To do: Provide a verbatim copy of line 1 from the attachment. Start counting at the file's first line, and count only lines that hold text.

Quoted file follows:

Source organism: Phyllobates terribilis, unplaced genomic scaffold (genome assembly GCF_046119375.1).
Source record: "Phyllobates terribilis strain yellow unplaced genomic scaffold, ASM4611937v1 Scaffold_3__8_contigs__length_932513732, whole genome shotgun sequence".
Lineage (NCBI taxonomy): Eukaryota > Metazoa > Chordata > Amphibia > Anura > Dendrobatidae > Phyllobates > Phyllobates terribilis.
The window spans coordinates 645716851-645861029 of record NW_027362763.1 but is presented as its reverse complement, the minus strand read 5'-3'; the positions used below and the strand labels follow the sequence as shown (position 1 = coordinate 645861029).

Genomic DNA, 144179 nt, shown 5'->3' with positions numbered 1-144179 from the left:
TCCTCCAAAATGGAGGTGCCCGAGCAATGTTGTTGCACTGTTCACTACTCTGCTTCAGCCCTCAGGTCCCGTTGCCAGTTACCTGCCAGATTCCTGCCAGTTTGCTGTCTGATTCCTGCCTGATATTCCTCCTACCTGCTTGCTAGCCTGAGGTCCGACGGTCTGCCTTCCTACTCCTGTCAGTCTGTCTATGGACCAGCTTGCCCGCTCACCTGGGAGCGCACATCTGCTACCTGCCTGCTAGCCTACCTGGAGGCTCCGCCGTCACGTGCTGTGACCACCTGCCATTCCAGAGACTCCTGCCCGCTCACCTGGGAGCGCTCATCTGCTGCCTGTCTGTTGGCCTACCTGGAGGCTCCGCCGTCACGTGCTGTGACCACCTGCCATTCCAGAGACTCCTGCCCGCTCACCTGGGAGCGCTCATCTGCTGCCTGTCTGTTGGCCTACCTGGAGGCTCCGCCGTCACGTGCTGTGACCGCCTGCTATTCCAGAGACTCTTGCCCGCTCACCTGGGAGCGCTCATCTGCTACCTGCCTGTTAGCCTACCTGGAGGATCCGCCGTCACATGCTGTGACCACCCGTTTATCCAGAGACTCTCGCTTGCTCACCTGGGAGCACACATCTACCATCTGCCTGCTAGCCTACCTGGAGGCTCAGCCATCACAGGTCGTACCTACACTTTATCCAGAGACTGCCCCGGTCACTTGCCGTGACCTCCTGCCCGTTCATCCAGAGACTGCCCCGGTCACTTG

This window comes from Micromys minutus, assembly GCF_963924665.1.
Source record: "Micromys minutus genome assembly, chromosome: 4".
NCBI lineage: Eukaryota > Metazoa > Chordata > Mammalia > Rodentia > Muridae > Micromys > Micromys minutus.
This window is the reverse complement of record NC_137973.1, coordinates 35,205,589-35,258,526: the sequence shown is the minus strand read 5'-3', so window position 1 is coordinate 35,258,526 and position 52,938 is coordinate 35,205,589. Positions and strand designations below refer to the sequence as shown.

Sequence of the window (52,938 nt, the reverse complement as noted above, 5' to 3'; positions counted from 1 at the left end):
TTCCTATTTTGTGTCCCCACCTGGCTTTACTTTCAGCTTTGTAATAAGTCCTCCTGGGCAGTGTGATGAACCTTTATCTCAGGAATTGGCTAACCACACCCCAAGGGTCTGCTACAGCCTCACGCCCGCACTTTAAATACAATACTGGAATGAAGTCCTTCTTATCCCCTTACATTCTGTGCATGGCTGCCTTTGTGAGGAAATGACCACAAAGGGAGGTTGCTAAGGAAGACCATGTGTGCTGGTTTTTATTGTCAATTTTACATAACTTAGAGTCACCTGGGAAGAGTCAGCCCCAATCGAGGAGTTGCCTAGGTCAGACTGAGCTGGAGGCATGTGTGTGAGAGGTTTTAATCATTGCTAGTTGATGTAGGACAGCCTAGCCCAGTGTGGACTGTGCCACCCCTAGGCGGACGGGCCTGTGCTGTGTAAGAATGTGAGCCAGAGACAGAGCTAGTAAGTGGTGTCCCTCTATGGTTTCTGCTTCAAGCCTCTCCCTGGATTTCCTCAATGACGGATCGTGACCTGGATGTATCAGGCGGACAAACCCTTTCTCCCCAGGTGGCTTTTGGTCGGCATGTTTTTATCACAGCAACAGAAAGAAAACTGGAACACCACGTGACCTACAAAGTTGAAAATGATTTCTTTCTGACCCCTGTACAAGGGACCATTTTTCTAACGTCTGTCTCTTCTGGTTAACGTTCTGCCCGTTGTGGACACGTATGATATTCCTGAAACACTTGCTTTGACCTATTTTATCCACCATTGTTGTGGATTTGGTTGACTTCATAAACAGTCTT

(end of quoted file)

Source organism: Phyllobates terribilis, unplaced genomic scaffold (genome assembly GCF_046119375.1).